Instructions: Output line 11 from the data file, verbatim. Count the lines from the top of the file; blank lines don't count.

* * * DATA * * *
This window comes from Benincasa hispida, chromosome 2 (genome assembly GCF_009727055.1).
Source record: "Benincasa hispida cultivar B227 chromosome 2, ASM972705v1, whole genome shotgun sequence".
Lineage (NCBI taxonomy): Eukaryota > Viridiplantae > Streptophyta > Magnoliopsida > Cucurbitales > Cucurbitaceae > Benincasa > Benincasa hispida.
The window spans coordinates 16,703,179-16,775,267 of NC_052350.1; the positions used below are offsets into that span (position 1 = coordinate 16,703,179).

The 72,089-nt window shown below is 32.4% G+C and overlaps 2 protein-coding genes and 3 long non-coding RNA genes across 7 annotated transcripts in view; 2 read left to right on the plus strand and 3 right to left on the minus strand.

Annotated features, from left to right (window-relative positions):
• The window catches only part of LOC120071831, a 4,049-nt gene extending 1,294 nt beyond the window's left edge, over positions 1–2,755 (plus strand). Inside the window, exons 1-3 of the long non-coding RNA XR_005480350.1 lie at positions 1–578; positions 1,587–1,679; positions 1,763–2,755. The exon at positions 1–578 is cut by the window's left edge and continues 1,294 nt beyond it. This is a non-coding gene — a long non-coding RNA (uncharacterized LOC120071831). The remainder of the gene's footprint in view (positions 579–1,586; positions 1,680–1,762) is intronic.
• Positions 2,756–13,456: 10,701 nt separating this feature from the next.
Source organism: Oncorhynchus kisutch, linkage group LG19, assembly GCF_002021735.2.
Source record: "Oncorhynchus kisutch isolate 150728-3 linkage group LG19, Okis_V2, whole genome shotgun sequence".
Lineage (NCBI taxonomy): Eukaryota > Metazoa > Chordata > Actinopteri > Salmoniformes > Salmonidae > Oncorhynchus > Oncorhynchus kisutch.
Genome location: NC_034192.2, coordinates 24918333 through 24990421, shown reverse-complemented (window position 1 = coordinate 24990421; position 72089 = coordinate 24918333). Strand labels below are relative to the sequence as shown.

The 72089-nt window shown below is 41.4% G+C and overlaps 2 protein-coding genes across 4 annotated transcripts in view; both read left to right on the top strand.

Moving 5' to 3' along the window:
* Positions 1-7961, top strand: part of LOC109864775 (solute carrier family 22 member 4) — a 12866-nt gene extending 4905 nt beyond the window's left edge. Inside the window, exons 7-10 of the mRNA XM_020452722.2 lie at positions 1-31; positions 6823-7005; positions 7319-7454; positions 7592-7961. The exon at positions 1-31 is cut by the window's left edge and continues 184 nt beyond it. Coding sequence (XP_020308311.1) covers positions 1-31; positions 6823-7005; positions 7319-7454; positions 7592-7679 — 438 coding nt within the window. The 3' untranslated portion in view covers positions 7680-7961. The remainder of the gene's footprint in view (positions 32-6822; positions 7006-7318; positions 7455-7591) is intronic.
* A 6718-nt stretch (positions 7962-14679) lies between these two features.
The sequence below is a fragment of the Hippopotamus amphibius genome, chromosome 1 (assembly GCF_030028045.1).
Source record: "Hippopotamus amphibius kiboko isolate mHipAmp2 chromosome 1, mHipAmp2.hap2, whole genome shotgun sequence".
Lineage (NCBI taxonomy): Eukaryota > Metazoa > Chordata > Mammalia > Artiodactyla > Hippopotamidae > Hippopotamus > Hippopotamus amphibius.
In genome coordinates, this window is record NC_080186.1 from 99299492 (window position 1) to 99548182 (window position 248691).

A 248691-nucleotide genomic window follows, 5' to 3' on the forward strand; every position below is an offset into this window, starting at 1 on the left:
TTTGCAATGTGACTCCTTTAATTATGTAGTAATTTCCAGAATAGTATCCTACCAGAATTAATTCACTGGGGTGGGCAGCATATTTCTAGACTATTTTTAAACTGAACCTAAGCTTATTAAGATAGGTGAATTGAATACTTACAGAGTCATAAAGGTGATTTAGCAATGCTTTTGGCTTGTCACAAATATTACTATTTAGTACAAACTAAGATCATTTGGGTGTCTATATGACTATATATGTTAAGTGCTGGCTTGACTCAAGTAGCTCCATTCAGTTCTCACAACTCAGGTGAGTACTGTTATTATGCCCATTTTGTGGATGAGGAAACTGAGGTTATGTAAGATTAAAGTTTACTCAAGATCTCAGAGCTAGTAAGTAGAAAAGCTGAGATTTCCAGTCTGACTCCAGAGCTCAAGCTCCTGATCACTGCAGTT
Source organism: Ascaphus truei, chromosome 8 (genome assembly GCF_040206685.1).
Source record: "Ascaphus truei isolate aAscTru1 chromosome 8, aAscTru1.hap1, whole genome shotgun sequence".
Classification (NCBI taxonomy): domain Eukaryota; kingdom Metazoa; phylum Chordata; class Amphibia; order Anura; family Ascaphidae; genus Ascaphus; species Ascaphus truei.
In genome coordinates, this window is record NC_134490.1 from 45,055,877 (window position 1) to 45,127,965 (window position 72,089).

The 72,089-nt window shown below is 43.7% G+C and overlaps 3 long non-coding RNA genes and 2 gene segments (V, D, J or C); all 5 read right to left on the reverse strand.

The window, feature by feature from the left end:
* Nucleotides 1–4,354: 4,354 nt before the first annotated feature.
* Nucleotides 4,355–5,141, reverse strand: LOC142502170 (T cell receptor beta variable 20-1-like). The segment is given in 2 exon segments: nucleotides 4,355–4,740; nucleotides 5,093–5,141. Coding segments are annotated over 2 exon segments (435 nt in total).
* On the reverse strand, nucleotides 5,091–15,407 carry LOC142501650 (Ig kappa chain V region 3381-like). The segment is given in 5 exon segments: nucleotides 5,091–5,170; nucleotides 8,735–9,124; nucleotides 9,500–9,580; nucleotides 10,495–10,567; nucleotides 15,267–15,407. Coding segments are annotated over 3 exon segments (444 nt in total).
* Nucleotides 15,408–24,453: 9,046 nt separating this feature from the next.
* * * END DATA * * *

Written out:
Lineage (NCBI taxonomy): Eukaryota > Metazoa > Chordata > Actinopteri > Salmoniformes > Salmonidae > Oncorhynchus > Oncorhynchus kisutch.